Marco Zehe, accessibility QA engineer at Mozilla, asks “Why do native mobile apps seem to win all the time?” I’ve written before about native vs. web apps (more here), but the accessibility angle is not as widely discussed, so I’m glad Zehe wrote this. That said, there are some points I disagree with and feel need clearing up.
Zehe theorizes that the answer to his question lies with browser differences and the complexities inherent to supporting multiple browsers across the mobile platforms, each with different levels of support for different things. This is certainly a big part of the challenge, but Zehe overlooks certain aspects which skew his assessments towards the inaccurate. For instance:
Native apps do a much better job at providing a single point of focus for the user. … If I want to order a pizza, or shop on Amazon, I want to stay focused and not be distracted by ads, too many offerings, bells and whistles, etc. I want to get the job done.
You can make a native app incredibly cluttered and a web app incredibly focused; the principle of focus is not an inherent trait or benefit to either platform from a technical point of view. Where native does benefit in this regard are Apple’s and Google’s approval processes, which provide strong guidelines and which will even outright reject apps that are badly designed or developed. Web apps have no such approval process to benefit from, so there is a greater onus on the web designer & developer to get it right. (aside: an opportunity for Mozilla reveals itself here)
Loading pages is a very webby thing that can take quite some seconds before the app becomes useable again. A lot could be accomplished by putting everything in one bigger HTML file plus CSS and JS, and show and hide the currently not focused areas dynamically. Compiled JS is fast enough even on mobile devices that the delays are much much less than actual page loads.
This is a fallacy, which Zehe actually touches upon when talking about why native apps have better accessibility:
The reason in many cases is that both iOS and Android have UI components that give a lot of accessibility for free just by using them. iOS and Android app developers only need to do comparably few things to make their even a little more than simple UIs accessible to the assistive technologies preinstalled on those operating systems.
The stuff that native apps get free is not insignificant, and that matters for both general usability as well as (or even more so) their accessibility. These are frameworks of several hundreds of megabytes worth that native apps can make use of to render their UIs with, become more accessible through, and hook interactions and UI views together with. On the web, you simply cannot put 100MB worth of code in your page to get similar benefits. We’re allowed whatever the browser itself offers, and the code we use in the web app (or website).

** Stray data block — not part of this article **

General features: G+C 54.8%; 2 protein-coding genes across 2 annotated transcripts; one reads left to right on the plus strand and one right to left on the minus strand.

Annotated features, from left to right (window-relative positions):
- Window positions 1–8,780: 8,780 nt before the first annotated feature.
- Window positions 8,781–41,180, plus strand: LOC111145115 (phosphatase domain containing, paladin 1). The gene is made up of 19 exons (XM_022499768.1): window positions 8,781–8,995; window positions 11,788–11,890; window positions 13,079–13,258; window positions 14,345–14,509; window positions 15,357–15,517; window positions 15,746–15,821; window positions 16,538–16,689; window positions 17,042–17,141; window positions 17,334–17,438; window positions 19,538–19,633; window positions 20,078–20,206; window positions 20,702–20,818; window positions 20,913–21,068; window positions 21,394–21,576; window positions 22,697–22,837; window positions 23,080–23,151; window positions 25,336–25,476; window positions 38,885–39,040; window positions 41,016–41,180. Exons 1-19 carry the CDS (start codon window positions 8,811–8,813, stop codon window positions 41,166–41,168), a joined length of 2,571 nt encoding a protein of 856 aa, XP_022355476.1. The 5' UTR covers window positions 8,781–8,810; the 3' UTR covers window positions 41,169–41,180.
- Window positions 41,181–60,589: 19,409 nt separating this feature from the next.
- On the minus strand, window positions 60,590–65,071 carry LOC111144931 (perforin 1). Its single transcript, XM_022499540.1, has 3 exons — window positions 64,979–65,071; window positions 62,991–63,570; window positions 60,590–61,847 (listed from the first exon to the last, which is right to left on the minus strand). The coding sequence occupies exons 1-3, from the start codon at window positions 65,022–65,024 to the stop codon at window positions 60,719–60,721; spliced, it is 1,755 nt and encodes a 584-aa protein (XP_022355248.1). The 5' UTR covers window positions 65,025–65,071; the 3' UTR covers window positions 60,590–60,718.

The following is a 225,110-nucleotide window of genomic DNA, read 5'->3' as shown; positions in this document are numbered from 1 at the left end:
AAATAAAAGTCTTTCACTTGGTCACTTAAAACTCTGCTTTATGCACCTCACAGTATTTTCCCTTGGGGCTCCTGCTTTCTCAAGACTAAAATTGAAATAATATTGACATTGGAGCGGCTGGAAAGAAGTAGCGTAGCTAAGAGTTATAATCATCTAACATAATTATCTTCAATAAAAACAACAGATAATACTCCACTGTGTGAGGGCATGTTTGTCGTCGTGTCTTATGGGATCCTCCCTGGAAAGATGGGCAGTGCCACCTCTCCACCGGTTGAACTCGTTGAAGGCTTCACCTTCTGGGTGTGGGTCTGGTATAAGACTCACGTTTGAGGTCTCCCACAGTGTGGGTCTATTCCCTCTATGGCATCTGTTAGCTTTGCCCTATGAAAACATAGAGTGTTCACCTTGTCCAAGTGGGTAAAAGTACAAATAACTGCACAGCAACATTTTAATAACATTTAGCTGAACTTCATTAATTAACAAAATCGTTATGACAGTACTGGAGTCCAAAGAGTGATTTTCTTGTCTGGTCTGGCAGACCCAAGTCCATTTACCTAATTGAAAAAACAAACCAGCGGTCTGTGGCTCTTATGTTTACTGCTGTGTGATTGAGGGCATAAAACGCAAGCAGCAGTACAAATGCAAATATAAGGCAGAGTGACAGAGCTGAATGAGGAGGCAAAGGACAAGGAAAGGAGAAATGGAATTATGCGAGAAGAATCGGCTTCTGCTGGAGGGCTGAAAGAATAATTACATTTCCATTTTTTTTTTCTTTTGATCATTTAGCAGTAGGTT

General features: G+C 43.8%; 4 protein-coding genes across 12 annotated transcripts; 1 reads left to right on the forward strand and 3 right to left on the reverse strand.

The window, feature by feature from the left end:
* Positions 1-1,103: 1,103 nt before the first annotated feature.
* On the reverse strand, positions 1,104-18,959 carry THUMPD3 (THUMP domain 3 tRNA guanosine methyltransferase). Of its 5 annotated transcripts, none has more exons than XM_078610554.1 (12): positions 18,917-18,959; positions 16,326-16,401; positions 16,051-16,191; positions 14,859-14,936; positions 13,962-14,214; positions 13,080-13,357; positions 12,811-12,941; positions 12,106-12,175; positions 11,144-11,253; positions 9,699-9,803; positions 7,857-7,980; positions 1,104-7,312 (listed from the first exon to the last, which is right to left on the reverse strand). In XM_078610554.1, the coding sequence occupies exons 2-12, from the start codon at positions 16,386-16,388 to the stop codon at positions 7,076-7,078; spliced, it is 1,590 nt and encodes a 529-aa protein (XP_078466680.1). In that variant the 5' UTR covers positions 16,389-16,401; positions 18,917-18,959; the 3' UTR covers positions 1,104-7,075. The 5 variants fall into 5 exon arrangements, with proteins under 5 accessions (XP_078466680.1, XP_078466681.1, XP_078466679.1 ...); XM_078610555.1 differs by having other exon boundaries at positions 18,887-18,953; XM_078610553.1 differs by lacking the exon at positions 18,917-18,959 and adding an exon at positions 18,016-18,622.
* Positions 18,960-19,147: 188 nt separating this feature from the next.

Zehe is absolutely right that accessibility is better in native apps in large part because of the stuff those apps get for free from the OS, but I question that it’s “economically saner” for companies to produce one native app per platform. The only economically sane approach there is to still use web technologies and use PhoneGap to turn them into native apps, lest you spend triple design and development efforts in addition to providing a mobile-friendly website experience, which you should do regardless.
So what is my recommendation? Learn how to design and develop properly for the mobile web; it’s not impossible or significantly harder, it’s just different from the desktop web which you’re used to. Use cleaner libraries that don’t come with legacy browser support which you don’t need for this environment. Take advantage of what built-in accessibility support browsers do have, which largely revolves around using clean, semantic markup and HTML5 widgets rather than shims or polyfills. There’s a lot you can do on mobile browsers with the basic building blocks and some smart design.
I also recommend these three books:
- Responsive Web Design, by Ethan Marcotte
- Mobile First, by Luke Wroblewski
- Content Strategy for Mobile, by Karen McGrane
Disclosure: I have no direct affiliation nor kickback to those books, but I am an A Book Apart reviewer.
People may come to your (mobile or desktop) website directly in their phone or tablet browser, or in a webview inside of a Twitter or Facebook application or an RSS reader. Even if you do offer a native app for iOS, Android and Windows Phone users, your site should still allow the user to do what she has come to your site to do, and have a good, accessible experience doing so. No amount of native apps, no matter how much better they can be regardless, justifies you having an outright bad web experience.